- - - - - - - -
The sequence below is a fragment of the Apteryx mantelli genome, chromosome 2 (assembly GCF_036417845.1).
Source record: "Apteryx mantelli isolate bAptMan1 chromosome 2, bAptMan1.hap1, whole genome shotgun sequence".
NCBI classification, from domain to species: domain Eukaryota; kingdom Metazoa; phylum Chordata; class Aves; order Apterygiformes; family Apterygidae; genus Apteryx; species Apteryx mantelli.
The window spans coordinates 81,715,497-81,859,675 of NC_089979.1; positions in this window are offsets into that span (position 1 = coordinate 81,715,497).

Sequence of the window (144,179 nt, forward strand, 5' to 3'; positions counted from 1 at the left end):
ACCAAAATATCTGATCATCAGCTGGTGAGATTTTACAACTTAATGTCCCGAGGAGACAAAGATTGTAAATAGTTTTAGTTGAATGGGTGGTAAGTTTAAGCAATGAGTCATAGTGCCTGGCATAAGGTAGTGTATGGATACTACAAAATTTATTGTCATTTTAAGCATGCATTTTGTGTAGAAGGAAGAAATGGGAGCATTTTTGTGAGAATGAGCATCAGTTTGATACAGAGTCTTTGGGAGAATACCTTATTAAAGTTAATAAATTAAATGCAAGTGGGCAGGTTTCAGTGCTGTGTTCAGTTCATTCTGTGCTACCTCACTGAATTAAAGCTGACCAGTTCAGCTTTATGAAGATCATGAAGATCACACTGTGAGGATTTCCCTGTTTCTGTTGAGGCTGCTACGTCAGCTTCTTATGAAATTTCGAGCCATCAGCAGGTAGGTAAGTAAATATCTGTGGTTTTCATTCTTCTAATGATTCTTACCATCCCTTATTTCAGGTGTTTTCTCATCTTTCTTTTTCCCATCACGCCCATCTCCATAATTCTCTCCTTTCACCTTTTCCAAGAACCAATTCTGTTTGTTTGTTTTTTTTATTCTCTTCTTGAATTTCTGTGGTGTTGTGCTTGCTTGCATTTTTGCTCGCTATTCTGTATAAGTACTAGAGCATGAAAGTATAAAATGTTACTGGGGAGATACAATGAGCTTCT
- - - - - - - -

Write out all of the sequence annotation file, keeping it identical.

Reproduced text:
The sequence below is a fragment of the Apteryx mantelli genome, chromosome 2 (assembly GCF_036417845.1).
Source record: "Apteryx mantelli isolate bAptMan1 chromosome 2, bAptMan1.hap1, whole genome shotgun sequence".
NCBI classification, from domain to species: domain Eukaryota; kingdom Metazoa; phylum Chordata; class Aves; order Apterygiformes; family Apterygidae; genus Apteryx; species Apteryx mantelli.
The window spans coordinates 81,715,497-81,859,675 of NC_089979.1; positions in this window are offsets into that span (position 1 = coordinate 81,715,497).

Sequence of the window (144,179 nt, forward strand, 5' to 3'; positions counted from 1 at the left end):
ACCAAAATATCTGATCATCAGCTGGTGAGATTTTACAACTTAATGTCCCGAGGAGACAAAGATTGTAAATAGTTTTAGTTGAATGGGTGGTAAGTTTAAGCAATGAGTCATAGTGCCTGGCATAAGGTAGTGTATGGATACTACAAAATTTATTGTCATTTTAAGCATGCATTTTGTGTAGAAGGAAGAAATGGGAGCATTTTTGTGAGAATGAGCATCAGTTTGATACAGAGTCTTTGGGAGAATACCTTATTAAAGTTAATAAATTAAATGCAAGTGGGCAGGTTTCAGTGCTGTGTTCAGTTCATTCTGTGCTACCTCACTGAATTAAAGCTGACCAGTTCAGCTTTATGAAGATCATGAAGATCACACTGTGAGGATTTCCCTGTTTCTGTTGAGGCTGCTACGTCAGCTTCTTATGAAATTTCGAGCCATCAGCAGGTAGGTAAGTAAATATCTGTGGTTTTCATTCTTCTAATGATTCTTACCATCCCTTATTTCAGGTGTTTTCTCATCTTTCTTTTTCCCATCACGCCCATCTCCATAATTCTCTCCTTTCACCTTTTCCAAGAACCAATTCTGTTTGTTTGTTTTTTTTATTCTCTTCTTGAATTTCTGTGGTGTTGTGCTTGCTTGCATTTTTGCTCGCTATTCTGTATAAGTACTAGAGCATGAAAGTATAAAATGTTACTGGGGAGATACAATGAGCTTCT